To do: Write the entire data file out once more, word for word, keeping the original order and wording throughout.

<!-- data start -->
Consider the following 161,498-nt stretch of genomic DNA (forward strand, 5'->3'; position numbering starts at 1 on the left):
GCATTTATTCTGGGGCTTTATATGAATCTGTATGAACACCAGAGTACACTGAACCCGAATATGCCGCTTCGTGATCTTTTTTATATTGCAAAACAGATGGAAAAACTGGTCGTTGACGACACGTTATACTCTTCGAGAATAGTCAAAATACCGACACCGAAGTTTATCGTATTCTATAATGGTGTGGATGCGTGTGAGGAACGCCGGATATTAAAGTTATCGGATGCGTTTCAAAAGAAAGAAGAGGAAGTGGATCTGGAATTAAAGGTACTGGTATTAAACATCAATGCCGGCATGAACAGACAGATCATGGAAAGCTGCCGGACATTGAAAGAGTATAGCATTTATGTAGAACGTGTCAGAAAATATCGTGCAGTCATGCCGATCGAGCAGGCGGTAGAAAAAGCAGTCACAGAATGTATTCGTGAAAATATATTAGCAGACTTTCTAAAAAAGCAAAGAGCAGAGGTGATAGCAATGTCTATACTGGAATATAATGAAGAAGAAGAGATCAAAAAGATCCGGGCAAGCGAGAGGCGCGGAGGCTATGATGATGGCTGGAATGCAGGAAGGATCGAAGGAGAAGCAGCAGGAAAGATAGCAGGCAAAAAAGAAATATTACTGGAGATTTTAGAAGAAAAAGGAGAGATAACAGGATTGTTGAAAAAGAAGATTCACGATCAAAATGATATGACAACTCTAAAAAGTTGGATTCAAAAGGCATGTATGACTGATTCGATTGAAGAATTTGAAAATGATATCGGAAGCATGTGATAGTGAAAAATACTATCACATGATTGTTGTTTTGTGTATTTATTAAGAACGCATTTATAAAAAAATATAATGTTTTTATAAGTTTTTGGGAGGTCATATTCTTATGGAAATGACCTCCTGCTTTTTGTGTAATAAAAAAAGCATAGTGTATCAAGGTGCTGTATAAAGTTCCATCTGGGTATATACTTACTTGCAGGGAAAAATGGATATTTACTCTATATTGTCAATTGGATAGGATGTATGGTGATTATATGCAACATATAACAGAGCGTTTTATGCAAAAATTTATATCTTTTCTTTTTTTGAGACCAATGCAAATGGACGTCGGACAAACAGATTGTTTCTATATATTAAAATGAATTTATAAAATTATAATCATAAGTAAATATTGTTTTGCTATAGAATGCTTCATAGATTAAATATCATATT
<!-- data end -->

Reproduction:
Consider the following 161,498-nt stretch of genomic DNA (forward strand, 5'->3'; position numbering starts at 1 on the left):
GCATTTATTCTGGGGCTTTATATGAATCTGTATGAACACCAGAGTACACTGAACCCGAATATGCCGCTTCGTGATCTTTTTTATATTGCAAAACAGATGGAAAAACTGGTCGTTGACGACACGTTATACTCTTCGAGAATAGTCAAAATACCGACACCGAAGTTTATCGTATTCTATAATGGTGTGGATGCGTGTGAGGAACGCCGGATATTAAAGTTATCGGATGCGTTTCAAAAGAAAGAAGAGGAAGTGGATCTGGAATTAAAGGTACTGGTATTAAACATCAATGCCGGCATGAACAGACAGATCATGGAAAGCTGCCGGACATTGAAAGAGTATAGCATTTATGTAGAACGTGTCAGAAAATATCGTGCAGTCATGCCGATCGAGCAGGCGGTAGAAAAAGCAGTCACAGAATGTATTCGTGAAAATATATTAGCAGACTTTCTAAAAAAGCAAAGAGCAGAGGTGATAGCAATGTCTATACTGGAATATAATGAAGAAGAAGAGATCAAAAAGATCCGGGCAAGCGAGAGGCGCGGAGGCTATGATGATGGCTGGAATGCAGGAAGGATCGAAGGAGAAGCAGCAGGAAAGATAGCAGGCAAAAAAGAAATATTACTGGAGATTTTAGAAGAAAAAGGAGAGATAACAGGATTGTTGAAAAAGAAGATTCACGATCAAAATGATATGACAACTCTAAAAAGTTGGATTCAAAAGGCATGTATGACTGATTCGATTGAAGAATTTGAAAATGATATCGGAAGCATGTGATAGTGAAAAATACTATCACATGATTGTTGTTTTGTGTATTTATTAAGAACGCATTTATAAAAAAATATAATGTTTTTATAAGTTTTTGGGAGGTCATATTCTTATGGAAATGACCTCCTGCTTTTTGTGTAATAAAAAAAGCATAGTGTATCAAGGTGCTGTATAAAGTTCCATCTGGGTATATACTTACTTGCAGGGAAAAATGGATATTTACTCTATATTGTCAATTGGATAGGATGTATGGTGATTATATGCAACATATAACAGAGCGTTTTATGCAAAAATTTATATCTTTTCTTTTTTTGAGACCAATGCAAATGGACGTCGGACAAACAGATTGTTTCTATATATTAAAATGAATTTATAAAATTATAATCATAAGTAAATATTGTTTTGCTATAGAATGCTTCATAGATTAAATATCATATT